15 center imageMuch of the Insight II’s technical details are still a mystery, but we do understand that new production techniques instigated at Honda’s Suzuka facility in Japan have brought better economies of scale to help keep the price down.

As with the original Insight, a sub-1.5-litre petrol engine will work in conjunction with an electric motor to provide extra power during acceleration.

Whether the Insight II can also run purely on electric power is still unknown, as is whether a plug-in model to recharge using mains power will become available.

A much smaller battery pack than what we have seen in the current crop of hybrid vehicles will be utilised, mounted lower down for a much more beneficial centre of gravity, to bring significant driveability and packaging benefits.

Honda has also incorporated a special device that helps drivers improve their techniques in order to preserve fuel.

Despite what the photos suggest, the Insight II is actually smaller than the current Civic Hybrid, and sits on a completely new front-wheel drive platform.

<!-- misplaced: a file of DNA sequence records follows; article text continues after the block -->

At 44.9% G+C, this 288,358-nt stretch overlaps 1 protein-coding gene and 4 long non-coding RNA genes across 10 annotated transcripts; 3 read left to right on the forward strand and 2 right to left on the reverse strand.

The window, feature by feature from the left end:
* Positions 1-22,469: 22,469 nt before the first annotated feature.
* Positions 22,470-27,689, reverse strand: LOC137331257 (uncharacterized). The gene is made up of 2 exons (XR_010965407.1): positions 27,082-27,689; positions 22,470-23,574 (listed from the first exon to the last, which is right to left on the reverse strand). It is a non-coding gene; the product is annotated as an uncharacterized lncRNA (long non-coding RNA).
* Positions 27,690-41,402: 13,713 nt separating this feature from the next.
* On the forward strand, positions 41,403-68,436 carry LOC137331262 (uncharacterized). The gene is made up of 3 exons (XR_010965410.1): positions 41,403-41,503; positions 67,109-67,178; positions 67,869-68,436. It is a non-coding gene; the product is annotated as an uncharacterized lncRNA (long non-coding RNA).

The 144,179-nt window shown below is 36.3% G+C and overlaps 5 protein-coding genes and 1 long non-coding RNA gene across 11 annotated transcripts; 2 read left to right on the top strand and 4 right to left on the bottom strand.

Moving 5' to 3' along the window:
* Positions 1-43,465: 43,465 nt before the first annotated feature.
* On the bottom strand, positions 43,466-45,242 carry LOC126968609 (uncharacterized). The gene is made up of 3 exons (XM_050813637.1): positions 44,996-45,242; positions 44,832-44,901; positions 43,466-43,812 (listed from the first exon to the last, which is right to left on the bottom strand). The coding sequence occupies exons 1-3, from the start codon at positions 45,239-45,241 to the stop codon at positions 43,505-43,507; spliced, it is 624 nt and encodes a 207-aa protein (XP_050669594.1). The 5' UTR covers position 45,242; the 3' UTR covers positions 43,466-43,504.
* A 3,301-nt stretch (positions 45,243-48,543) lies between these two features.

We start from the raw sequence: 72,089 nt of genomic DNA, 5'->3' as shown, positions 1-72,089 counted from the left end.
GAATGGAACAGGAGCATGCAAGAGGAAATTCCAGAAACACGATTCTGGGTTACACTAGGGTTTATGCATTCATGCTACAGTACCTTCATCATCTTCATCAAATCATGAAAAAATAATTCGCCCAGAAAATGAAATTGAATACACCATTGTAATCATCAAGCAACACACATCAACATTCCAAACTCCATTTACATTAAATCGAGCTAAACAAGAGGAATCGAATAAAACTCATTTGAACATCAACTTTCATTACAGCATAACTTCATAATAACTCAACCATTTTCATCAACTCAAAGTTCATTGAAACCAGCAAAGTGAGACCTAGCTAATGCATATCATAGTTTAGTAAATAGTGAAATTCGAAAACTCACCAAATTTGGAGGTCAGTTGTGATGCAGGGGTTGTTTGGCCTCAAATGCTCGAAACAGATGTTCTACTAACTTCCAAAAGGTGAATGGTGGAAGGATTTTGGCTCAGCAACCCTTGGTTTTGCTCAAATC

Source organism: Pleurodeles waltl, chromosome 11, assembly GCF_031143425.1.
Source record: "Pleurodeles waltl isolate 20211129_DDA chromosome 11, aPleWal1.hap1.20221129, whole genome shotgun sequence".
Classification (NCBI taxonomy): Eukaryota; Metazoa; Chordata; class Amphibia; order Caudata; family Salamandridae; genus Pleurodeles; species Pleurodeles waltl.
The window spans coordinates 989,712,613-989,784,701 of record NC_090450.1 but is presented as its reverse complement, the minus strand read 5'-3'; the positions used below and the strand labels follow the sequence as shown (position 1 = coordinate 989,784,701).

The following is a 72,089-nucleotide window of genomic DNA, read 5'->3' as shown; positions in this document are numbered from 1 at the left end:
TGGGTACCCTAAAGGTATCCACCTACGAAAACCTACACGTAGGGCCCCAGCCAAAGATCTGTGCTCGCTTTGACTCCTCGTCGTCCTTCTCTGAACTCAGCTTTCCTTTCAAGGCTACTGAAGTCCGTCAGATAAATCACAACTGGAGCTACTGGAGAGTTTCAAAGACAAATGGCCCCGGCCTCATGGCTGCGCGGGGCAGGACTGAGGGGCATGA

With a five-seat configuration, the body possesses similar styling cues to the Prius, and also pays lip service to the Honda FCX Clarity fuel-cell vehicle, thanks to its five-door design.

"The original Honda Insight pioneered hybrid technology in the US and remains a symbol of Honda's commitment to innovative technology and fuel efficiency," said Takeo Fukui, chief executive officer of Honda Motor Company.

"This new Insight will break new ground as an affordable hybrid within the reach of customers who want great fuel economy and great value." The Insight II is just the tip of the iceberg, with Honda also set to introduce a three-door variation in the shape of the CR-Z concept car that stole the Tokyo motor show last year.

This will be in the vein of the long-gone (and lamented) CR-X two-seater coupe, with an emphasis on sportiness, driving pleasure and style.